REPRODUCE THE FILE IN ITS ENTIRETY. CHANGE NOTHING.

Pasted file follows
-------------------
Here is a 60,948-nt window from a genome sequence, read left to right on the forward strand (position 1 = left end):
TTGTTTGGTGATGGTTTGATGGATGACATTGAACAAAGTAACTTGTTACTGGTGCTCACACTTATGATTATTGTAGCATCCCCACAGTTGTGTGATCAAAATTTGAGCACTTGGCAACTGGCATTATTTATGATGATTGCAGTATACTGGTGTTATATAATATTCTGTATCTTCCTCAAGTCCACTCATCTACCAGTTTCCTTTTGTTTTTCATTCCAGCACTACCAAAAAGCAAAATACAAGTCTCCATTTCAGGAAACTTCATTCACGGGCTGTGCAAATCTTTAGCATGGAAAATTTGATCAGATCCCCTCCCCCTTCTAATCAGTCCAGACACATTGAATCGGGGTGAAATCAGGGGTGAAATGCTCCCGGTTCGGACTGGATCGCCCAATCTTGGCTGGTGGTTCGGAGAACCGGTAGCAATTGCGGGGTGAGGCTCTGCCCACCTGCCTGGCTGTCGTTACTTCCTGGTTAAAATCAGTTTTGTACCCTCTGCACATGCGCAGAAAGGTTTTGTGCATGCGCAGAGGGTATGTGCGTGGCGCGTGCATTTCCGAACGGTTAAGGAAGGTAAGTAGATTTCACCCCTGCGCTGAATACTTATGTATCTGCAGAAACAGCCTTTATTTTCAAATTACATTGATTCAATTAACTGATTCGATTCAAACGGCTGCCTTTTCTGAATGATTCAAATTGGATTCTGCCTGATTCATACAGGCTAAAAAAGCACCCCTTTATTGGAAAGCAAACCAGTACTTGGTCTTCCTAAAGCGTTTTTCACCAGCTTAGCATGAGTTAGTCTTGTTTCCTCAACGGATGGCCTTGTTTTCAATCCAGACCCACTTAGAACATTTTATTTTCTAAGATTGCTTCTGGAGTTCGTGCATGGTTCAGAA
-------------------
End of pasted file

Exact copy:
Here is a 60,948-nt window from a genome sequence, read left to right on the forward strand (position 1 = left end):
TTGTTTGGTGATGGTTTGATGGATGACATTGAACAAAGTAACTTGTTACTGGTGCTCACACTTATGATTATTGTAGCATCCCCACAGTTGTGTGATCAAAATTTGAGCACTTGGCAACTGGCATTATTTATGATGATTGCAGTATACTGGTGTTATATAATATTCTGTATCTTCCTCAAGTCCACTCATCTACCAGTTTCCTTTTGTTTTTCATTCCAGCACTACCAAAAAGCAAAATACAAGTCTCCATTTCAGGAAACTTCATTCACGGGCTGTGCAAATCTTTAGCATGGAAAATTTGATCAGATCCCCTCCCCCTTCTAATCAGTCCAGACACATTGAATCGGGGTGAAATCAGGGGTGAAATGCTCCCGGTTCGGACTGGATCGCCCAATCTTGGCTGGTGGTTCGGAGAACCGGTAGCAATTGCGGGGTGAGGCTCTGCCCACCTGCCTGGCTGTCGTTACTTCCTGGTTAAAATCAGTTTTGTACCCTCTGCACATGCGCAGAAAGGTTTTGTGCATGCGCAGAGGGTATGTGCGTGGCGCGTGCATTTCCGAACGGTTAAGGAAGGTAAGTAGATTTCACCCCTGCGCTGAATACTTATGTATCTGCAGAAACAGCCTTTATTTTCAAATTACATTGATTCAATTAACTGATTCGATTCAAACGGCTGCCTTTTCTGAATGATTCAAATTGGATTCTGCCTGATTCATACAGGCTAAAAAAGCACCCCTTTATTGGAAAGCAAACCAGTACTTGGTCTTCCTAAAGCGTTTTTCACCAGCTTAGCATGAGTTAGTCTTGTTTCCTCAACGGATGGCCTTGTTTTCAATCCAGACCCACTTAGAACATTTTATTTTCTAAGATTGCTTCTGGAGTTCGTGCATGGTTCAGAA